According to a just- released study, delaying your child’s measles vaccination could create more risk.
The measles vaccine is generally given as a combined shot, with either mumps and rubella (MMR) or mumps and rubella and a separate varicella (chicken pox) vaccine (MMR+V).
The researchers claim that when vaccines containing measles are given at 16 to 23 months of age there is a greater risk of the child having a high fever – and febrile seizures – than if the vaccine is administered between 12 and 15 months of age.
They also say that when children are given the measles vaccine during the second year of life, there is a two-week period following the vaccination – when virus replication is at its highest – that children are at greater risk of having a high fever. Having a very high fever can cause some children to have a seizure.
Dr. Nicola Klein, who is a co-author of the study and co-director of the Vaccine Study Center, notes, however, that the overall risk of having a seizure following an MMR, whether delayed or not, is still fairly small. About one child in 1,000 who receives the vaccine will go on to have a fever-related seizure.
To perform the study, the scientists took data collected from the Vaccine Safety Datalink, a project involving coordination between the Centers for Disease Control and Prevention (CDC) and a group of nine managed healthcare organizations. From this data, they were able to analyze the records of 840,348 one-year-old children who had received the measles vaccine in any form during the year 2011.
They found that the children were at greater risk of having fever and seizures somewhere between seven and ten days after receiving the vaccine.
They also observed that the risk of fever gradually lessened the older the children became; but, the risk for seizures was greatest at around the 16-18 month mark.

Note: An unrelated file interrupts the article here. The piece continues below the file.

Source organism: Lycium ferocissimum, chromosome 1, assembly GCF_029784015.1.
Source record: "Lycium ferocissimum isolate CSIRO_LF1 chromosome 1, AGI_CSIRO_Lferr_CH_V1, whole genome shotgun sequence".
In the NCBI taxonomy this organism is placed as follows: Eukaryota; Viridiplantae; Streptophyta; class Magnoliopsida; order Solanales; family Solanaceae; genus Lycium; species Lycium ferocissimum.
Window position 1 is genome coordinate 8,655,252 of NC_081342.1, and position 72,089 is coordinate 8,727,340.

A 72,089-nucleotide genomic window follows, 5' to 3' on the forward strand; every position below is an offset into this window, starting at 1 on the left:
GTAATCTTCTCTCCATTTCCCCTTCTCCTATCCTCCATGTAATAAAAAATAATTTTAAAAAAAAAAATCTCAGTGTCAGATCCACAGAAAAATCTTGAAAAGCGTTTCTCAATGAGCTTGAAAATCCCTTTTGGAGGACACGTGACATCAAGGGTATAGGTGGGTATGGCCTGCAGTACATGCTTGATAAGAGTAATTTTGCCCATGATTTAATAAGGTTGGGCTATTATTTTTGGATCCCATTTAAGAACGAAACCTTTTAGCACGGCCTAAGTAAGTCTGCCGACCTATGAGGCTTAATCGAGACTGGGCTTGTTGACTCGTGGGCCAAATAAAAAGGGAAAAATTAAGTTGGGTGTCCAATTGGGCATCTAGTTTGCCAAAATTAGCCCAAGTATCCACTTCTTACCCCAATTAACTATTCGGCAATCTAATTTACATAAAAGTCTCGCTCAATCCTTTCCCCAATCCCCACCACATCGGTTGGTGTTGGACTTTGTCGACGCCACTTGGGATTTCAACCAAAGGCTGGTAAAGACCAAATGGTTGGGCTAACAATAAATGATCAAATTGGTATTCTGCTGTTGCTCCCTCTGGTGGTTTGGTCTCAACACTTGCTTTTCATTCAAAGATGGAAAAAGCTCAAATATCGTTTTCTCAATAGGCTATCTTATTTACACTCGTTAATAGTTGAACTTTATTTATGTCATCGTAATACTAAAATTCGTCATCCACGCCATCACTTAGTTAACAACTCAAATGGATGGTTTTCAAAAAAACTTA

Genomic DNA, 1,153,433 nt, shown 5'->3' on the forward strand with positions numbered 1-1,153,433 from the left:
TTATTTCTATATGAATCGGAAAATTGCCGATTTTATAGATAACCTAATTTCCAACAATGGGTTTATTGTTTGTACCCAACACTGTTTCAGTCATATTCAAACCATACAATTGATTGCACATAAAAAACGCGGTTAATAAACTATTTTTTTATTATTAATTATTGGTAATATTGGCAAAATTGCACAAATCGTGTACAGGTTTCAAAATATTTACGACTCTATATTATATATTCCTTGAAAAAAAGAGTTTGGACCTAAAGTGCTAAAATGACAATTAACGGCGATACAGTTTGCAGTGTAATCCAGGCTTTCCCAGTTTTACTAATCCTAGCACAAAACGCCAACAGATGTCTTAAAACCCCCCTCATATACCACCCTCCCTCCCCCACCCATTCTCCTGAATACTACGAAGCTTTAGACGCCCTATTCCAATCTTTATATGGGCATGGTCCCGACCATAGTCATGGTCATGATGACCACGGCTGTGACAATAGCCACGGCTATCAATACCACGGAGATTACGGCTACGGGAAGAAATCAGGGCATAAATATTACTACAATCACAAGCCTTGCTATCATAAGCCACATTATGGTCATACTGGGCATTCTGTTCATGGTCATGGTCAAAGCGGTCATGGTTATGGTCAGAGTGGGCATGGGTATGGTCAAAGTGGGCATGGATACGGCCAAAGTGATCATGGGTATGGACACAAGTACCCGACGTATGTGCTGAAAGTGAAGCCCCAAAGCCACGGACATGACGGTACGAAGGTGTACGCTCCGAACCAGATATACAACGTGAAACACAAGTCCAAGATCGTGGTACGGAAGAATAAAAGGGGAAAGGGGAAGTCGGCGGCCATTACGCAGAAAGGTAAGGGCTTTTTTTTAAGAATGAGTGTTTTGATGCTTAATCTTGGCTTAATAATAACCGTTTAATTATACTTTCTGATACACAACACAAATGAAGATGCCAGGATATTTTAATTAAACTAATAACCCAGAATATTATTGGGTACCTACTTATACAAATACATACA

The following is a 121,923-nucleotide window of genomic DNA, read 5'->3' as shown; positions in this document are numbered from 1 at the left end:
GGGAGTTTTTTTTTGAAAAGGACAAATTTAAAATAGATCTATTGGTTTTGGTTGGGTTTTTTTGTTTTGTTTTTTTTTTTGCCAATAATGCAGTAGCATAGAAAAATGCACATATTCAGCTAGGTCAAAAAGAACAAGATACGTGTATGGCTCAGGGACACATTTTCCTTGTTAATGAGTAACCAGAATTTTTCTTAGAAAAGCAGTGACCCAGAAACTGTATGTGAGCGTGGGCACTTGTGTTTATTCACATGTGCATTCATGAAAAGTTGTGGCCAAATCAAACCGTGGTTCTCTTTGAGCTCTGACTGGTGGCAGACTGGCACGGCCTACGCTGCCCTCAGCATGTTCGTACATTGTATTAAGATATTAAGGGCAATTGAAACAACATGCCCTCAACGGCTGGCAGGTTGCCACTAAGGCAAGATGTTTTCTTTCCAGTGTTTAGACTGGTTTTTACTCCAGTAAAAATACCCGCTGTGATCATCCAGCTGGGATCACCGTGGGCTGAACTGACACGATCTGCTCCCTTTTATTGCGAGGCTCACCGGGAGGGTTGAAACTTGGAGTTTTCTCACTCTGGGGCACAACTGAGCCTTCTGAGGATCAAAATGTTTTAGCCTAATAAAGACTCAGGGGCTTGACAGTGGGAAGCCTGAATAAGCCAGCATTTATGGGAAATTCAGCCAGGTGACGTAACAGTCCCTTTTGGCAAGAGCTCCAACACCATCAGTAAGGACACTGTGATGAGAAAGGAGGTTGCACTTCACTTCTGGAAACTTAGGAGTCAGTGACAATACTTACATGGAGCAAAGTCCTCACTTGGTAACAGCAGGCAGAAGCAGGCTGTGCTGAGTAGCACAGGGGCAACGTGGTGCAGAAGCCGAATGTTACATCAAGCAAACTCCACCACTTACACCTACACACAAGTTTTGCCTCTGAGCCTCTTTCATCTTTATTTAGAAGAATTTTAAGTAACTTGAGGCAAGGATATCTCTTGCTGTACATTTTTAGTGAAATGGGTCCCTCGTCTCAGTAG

The relative risk for having a fever and seizures during the 7- to 10-day window following vaccination was greater in the children 16 to 23 months of age than it was for those under 16 months.
And, they also found that children who received a combined measles, mumps, rubella and varicella vaccination (MMRV) were at greater risk for fever and accompanying seizures than those who received the varicella vaccine separately from the others (MMR+V). This finding confirms previous research and backs up a CDC recommendation that children receive the varicella vaccine separately from the others.
While the authors did not state what had prompted them to conduct the study, it may have been the fact that more and more parents are choosing to give a delayed MMR in the hopes that it will reduce autism risk. The current body of medical literature on the topic seems to refute any type of link between autism and the MMR; and, the original research article which started the controversy has since been proven to be a fraud. Yet, concerns still persist.
The study was published online on October 14, 2013 in the journal JAMA Pediatrics.
Written by: Nancy Schimelpfening